Everyone loves a good menopause joke, but its symptoms are no laughing matter – especially when they make life uncomfortable (or even painful) in a woman’s most sensitive areas. More than half of all women you know experience vaginal dryness, itching, burning, or painful intercourse when estrogen levels drop following menopause. The same goes for patients entering early menopause as a result of chemotherapy.
It’s a common predicament that drives many women to seek out experts like Julie Schnieders, executive director at the St. Vincent Carmel Women’s Center. “Some say toilet paper is making them bleed, or sexual activity is difficult. Sometimes there’s a disconnect between spouses, and the husband doesn’t understand why he’s being shut out,” she shares. “It affects different people at different degrees.” A nurse practitioner specialized in women’s health, Schnieders explains the vagina needs estrogen for its health – a hormone that’s often depleted during menopause or chemotherapy.
Traditionally, hormonal therapy has been women’s go-to recourse. One obstacle, however, is that it’s not a treatment doctors can approve for all patients, due to safety concerns. Among women who are good candidates for hormone therapy, some decide against it. “Maybe you’re lazy like I am,” says Schnieders, explaining the procedure requires putting estrogen in the vagina a couple of times a week, whether in pill, cream, or ring form, for years.
“There’s a cost to that too,” she adds, “which can be pretty pricey, even with insurance.” (Think $50–$100 every month for 10 years.) That long-term commitment and investment means many women give up and stop treatment at some point.
Thankfully, technology is catching up, making relief faster and easier. For a growing number of women, that relief comes through the MonaLisa Touch – a discreet, painless, five-minute procedure designed to resolve vulvovaginal symptoms.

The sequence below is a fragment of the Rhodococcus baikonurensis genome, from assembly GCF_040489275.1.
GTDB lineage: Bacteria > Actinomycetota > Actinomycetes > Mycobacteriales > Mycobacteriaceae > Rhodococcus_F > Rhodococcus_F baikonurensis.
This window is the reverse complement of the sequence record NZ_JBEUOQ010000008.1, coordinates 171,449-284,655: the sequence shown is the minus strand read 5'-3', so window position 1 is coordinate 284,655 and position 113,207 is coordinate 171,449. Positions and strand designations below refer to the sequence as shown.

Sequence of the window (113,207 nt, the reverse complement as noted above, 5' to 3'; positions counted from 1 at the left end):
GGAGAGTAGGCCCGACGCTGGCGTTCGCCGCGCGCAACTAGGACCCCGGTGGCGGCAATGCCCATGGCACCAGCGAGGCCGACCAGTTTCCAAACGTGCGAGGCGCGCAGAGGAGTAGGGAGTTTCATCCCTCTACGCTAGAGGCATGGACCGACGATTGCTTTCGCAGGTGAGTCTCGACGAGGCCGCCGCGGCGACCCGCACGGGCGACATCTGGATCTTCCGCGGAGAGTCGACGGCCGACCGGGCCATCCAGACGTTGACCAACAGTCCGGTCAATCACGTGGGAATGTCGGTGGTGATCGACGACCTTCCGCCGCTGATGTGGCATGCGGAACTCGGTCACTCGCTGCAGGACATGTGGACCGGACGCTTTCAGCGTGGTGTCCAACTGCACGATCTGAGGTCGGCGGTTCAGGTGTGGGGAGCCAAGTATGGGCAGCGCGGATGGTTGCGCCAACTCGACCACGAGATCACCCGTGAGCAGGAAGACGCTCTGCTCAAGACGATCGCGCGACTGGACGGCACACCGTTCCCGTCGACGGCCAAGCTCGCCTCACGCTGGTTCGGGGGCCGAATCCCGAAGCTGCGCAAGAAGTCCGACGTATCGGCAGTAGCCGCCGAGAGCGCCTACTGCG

The MonaLisa delivers gentle laser energy to the vaginal wall tissue, which stimulates a healing response, and feels much like a routine pap smear. “There’s no pain, no downtime. Some women are on their phone the whole time,” shares Schnieders. Treatment typically involves three procedures six weeks apart. For many women, relief is immediate after the first procedure.
Each treatment runs at $650 at St. Vincent Carmel Women’s Center, the first hospital in Indiana to offer the MonaLisa. Although not covered by insurance, Schnieders reasons the treatment offers considerable savings and value over conventional, long-term hormonal therapy. “Plus, we work with patients who cannot afford this to make it possible for them,” she says.
“The main thing: women don’t have to put up with discomfort,” concludes Schnieders, noting that symptoms won’t go away without treatment. “These are difficult things to talk about but you’re not alone, and we have the tools to fix it.”